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I can say that after working closely with Kingston on this review (special thank you to David and Cameron, always nice to deal with true professionals) that Kingston is taking their SSD line extremely serious. I fully expect the kind of support from Kingston that they are famous for. GREAT company to deal with. But it really is going to be all up to Toshiba. They are the ones who make the controller and thus are the ones who make the firmware and release it to the various companies like Kingston. Unless the company name on the SSD is the same as the controller inside, the company you buy from is at the mercy of the controller company. Just look at what went on with the OCZ Summit and Samsung. Heck, look at what Intel did to Kingston recently for an even better example. No one outside of those companies know the full story but what IS known is Kingston took full ownership of the issue, did not blame anyone and did what was best for their customers: EOL'ing a newly released drive and taking a huge hit. They did it as that was what they felt was best for their customers...and not their bottom line. This is why to to me the biggest "make or break" issue is not on firmware (its a close second) but customer service. If you need to RMA your drive, this is what can make a situation into a nightmare or a smooth as silk experience. THIS is where Kingston excels at. Extremely easy to deal with when things go wrong.
"If you ever start taking things too seriously, just remember that we are talking monkeys on an organic spaceship flying through the universe." -JR

“if your opponent has a conscience, then follow Gandhi. But if you enemy has no conscience, like Hitler, then follow Bonhoeffer.” - Dr. MLK jr

Last edited by AkG; April 1, 2010 at 07:00 AM.
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Old April 1, 2010, 08:11 AM
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Excellent points, AkG!

This seems like a good fit for what I'm trying to do/build. I want TWO SSDs and this is difficult to do, imho, because the price of two would give me a newer or faster single drive. But, I want one for Windows 7 and one for a Linux OS. I want the Linux drive to be at least 100GB and the Windows 7 one can be 60GB and up. The reason is I'll probably use the Linux drive most of the time or at least 50 to 60% min.

The concern I had with this drive after reading the review here is there seems to be issues still and some question marks regarding certain tasks. Also, the support and firmware seem to be up in the air and therefore AkG's comments hit right on the mark!: what will Toshiba's controller and support be like now and long-term? The way I look at it, when Indilinx controllers are in your hardware, you should be in good shape. There's A LOT of drives with them or at least, the big names like OCZ have a lot of support, forums and many owners out there to possibly lend a hand. I'm not sure how many drives have Toshiba controllers but if you have a problem, who do you talk to? Kingston? They might be good for RMA issues but I am not so sure they can solve firmware/TRIM/performance issues so much. I could be wrong, though, as I'm just speculating.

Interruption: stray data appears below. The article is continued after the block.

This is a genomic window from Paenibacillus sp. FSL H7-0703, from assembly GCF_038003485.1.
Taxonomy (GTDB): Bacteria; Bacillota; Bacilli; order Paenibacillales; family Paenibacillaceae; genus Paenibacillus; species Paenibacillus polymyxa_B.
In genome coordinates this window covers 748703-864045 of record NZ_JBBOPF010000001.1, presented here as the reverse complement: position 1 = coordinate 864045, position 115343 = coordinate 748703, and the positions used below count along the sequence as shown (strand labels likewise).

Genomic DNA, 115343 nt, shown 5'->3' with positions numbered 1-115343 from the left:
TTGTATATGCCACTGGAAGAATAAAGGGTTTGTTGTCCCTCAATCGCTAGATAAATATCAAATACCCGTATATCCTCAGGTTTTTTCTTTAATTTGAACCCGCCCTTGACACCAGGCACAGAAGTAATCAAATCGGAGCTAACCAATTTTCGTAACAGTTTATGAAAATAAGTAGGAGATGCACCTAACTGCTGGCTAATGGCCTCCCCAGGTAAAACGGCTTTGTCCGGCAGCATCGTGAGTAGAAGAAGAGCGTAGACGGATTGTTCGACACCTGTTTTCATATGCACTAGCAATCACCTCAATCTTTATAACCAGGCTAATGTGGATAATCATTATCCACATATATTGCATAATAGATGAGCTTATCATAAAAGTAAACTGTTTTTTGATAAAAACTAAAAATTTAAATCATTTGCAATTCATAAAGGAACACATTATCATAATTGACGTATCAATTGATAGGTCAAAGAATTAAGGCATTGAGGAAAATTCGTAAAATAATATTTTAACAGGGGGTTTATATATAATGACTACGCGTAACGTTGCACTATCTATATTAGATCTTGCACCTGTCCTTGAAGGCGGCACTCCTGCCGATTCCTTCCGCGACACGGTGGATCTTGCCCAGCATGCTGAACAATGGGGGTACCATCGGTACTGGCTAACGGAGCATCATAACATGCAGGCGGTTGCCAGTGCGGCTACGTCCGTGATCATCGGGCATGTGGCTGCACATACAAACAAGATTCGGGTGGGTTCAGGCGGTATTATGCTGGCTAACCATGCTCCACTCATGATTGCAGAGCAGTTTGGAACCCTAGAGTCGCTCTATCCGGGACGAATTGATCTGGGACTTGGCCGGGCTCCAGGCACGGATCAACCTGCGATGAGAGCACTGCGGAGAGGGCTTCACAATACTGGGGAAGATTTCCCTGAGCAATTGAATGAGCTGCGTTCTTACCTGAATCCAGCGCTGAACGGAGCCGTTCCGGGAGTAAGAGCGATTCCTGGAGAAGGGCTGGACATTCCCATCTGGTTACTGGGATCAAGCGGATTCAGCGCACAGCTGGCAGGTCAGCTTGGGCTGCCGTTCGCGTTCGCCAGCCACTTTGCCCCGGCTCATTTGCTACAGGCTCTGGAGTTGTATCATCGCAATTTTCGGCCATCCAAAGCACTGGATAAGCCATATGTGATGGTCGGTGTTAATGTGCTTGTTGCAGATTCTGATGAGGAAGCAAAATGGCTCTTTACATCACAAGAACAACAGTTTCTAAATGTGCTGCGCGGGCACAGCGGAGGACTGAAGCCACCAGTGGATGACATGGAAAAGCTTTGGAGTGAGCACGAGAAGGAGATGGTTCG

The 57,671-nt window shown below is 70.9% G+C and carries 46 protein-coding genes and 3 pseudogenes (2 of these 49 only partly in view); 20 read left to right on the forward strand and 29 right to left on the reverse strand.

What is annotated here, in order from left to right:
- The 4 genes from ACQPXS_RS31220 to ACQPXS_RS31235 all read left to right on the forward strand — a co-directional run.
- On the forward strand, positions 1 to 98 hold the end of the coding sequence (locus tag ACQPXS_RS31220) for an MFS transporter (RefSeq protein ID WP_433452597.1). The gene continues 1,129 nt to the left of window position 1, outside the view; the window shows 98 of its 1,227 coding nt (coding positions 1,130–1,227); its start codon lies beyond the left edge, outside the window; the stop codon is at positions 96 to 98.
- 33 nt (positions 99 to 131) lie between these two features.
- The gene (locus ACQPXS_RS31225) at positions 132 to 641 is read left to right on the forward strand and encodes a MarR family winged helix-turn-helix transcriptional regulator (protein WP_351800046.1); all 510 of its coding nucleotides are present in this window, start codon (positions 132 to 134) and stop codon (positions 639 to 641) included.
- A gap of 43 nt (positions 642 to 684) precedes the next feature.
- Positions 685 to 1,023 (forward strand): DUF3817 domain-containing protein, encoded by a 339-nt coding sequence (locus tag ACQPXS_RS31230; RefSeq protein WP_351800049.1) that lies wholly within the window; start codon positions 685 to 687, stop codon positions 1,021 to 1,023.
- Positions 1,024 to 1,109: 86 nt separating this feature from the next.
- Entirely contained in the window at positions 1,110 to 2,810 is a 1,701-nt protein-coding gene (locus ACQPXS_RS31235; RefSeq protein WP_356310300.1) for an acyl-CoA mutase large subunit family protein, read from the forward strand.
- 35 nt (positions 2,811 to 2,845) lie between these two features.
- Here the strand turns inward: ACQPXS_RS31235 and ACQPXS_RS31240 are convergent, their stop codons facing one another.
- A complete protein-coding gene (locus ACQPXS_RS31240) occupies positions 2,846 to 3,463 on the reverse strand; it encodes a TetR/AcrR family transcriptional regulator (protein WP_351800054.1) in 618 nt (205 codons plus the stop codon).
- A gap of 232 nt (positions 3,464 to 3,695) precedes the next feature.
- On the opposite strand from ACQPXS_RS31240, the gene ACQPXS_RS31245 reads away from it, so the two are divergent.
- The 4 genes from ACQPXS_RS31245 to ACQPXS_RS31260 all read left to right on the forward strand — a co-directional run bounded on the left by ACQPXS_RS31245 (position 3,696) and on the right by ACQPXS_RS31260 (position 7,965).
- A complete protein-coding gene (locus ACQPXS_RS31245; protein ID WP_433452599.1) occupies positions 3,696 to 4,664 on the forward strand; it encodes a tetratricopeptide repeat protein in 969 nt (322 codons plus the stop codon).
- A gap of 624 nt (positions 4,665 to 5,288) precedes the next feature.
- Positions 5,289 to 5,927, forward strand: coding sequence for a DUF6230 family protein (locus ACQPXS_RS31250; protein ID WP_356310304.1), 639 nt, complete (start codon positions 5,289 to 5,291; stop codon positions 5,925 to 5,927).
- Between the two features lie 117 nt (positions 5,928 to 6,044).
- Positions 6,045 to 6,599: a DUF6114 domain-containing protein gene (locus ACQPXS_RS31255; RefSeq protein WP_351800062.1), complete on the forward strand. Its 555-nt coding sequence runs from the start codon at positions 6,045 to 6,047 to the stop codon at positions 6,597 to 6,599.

I am mostly looking for SSDs based on price but when I compare, I want to choose the 'fastest' and ones with full support (meaning TRIM and firmware up to date or easily upgraded etc.) so I might not necessarily go with a slow, cheap, SSD if it is available. It depends. However, I thought AkG's comment of moving a slower, older SSD to a laptop or another computer applies to me. I'm shopping for a laptop or at least keeping my eyes open for one. I'm reading/researching on them so I tend to think it will be easy to find a computer for any SSD I buy if I want to upgrade. My Windows 7 SSD doesn't have to be the top of the line or fastest but since the TRIM/GC issue in Linux is still sketchy or at least I'm not sure about it, I'll probably be looking for just one SSD for now for Windows 7. If the Intel G2 X25-M goes on sale any time soon, I'll have a use for my saved pennies.
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Old November 10, 2010, 02:18 PM
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So now that some time has passed, has this drive gotten any firmware releases to "realize its potential" as the review puts it?